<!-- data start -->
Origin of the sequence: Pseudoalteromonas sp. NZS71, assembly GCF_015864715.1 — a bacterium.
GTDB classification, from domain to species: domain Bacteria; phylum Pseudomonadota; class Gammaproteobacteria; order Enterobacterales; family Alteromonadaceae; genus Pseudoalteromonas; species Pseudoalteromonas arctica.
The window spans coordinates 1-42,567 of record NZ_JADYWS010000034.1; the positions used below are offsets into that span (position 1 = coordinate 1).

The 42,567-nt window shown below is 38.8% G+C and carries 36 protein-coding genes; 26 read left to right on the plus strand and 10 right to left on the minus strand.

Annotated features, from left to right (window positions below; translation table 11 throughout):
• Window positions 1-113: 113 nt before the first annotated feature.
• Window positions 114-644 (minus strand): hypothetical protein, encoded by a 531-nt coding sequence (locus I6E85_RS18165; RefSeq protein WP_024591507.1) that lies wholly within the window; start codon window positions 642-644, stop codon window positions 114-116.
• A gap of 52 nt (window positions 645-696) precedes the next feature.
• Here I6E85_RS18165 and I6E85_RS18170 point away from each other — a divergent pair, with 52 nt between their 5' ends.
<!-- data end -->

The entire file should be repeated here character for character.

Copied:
Origin of the sequence: Pseudoalteromonas sp. NZS71, assembly GCF_015864715.1 — a bacterium.
GTDB classification, from domain to species: domain Bacteria; phylum Pseudomonadota; class Gammaproteobacteria; order Enterobacterales; family Alteromonadaceae; genus Pseudoalteromonas; species Pseudoalteromonas arctica.
The window spans coordinates 1-42,567 of record NZ_JADYWS010000034.1; the positions used below are offsets into that span (position 1 = coordinate 1).

The 42,567-nt window shown below is 38.8% G+C and carries 36 protein-coding genes; 26 read left to right on the plus strand and 10 right to left on the minus strand.

Annotated features, from left to right (window positions below; translation table 11 throughout):
• Window positions 1-113: 113 nt before the first annotated feature.
• Window positions 114-644 (minus strand): hypothetical protein, encoded by a 531-nt coding sequence (locus I6E85_RS18165; RefSeq protein WP_024591507.1) that lies wholly within the window; start codon window positions 642-644, stop codon window positions 114-116.
• A gap of 52 nt (window positions 645-696) precedes the next feature.
• Here I6E85_RS18165 and I6E85_RS18170 point away from each other — a divergent pair, with 52 nt between their 5' ends.